Achieving Balance and Harmony



Here in Japan, over 70% of the dogs at pounds are put down. So when my wife came home with a rescued dachshund, I was torn. I love dogs, but I didn t think it would be fair to keep him in a busy city like Tokyo. So I allowed the little guy to stay, but I put my foot down: we would only keep him until a good home could be found, and we were not to give him a name. That way we wouldn t grow too attached to our temporary guest. That was three years ago now, and needless to say, this pooch isn t going anywhere. My rule about naming did stick, though (sort of). In Japanese,  Nashi means  none, so the sentences  He has no name and  His name is Nashi are identical.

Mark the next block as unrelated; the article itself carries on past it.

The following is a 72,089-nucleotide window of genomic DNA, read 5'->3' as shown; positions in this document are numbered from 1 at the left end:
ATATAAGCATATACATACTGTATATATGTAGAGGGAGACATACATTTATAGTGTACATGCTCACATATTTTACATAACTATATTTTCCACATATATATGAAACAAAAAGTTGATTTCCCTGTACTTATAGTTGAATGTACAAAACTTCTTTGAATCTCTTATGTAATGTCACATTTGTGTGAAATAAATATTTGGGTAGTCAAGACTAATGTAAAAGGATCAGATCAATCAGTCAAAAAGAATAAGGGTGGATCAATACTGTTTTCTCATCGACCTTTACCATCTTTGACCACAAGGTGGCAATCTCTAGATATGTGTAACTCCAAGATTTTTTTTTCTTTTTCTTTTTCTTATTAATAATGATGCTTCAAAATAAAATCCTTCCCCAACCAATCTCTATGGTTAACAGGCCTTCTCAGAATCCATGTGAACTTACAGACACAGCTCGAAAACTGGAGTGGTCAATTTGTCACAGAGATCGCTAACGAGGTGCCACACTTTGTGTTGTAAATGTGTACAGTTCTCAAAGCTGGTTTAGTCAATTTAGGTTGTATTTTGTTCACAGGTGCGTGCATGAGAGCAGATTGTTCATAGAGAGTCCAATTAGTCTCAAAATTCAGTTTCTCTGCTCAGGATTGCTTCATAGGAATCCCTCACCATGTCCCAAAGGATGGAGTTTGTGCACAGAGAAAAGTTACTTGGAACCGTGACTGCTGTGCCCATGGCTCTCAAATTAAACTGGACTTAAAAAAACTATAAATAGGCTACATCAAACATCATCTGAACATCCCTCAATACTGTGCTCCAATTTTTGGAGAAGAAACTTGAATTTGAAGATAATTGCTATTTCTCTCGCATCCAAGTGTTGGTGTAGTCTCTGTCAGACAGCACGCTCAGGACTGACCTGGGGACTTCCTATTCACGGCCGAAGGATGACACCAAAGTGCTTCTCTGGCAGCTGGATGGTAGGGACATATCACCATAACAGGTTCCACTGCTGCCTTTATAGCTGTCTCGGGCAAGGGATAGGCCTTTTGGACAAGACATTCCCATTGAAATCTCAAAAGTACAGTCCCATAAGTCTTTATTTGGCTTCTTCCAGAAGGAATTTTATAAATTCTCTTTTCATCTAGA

I still feel that Tokyo is a bit urban for a dog, so we go to the countryside much more now. Also, since domestic travel is our only vacation option with a dog, Nashi has helped us to discover parts of Japan that we never would have explored otherwise. This photograph was from our recent camping trip to a beautiful little island called Shiraishi.

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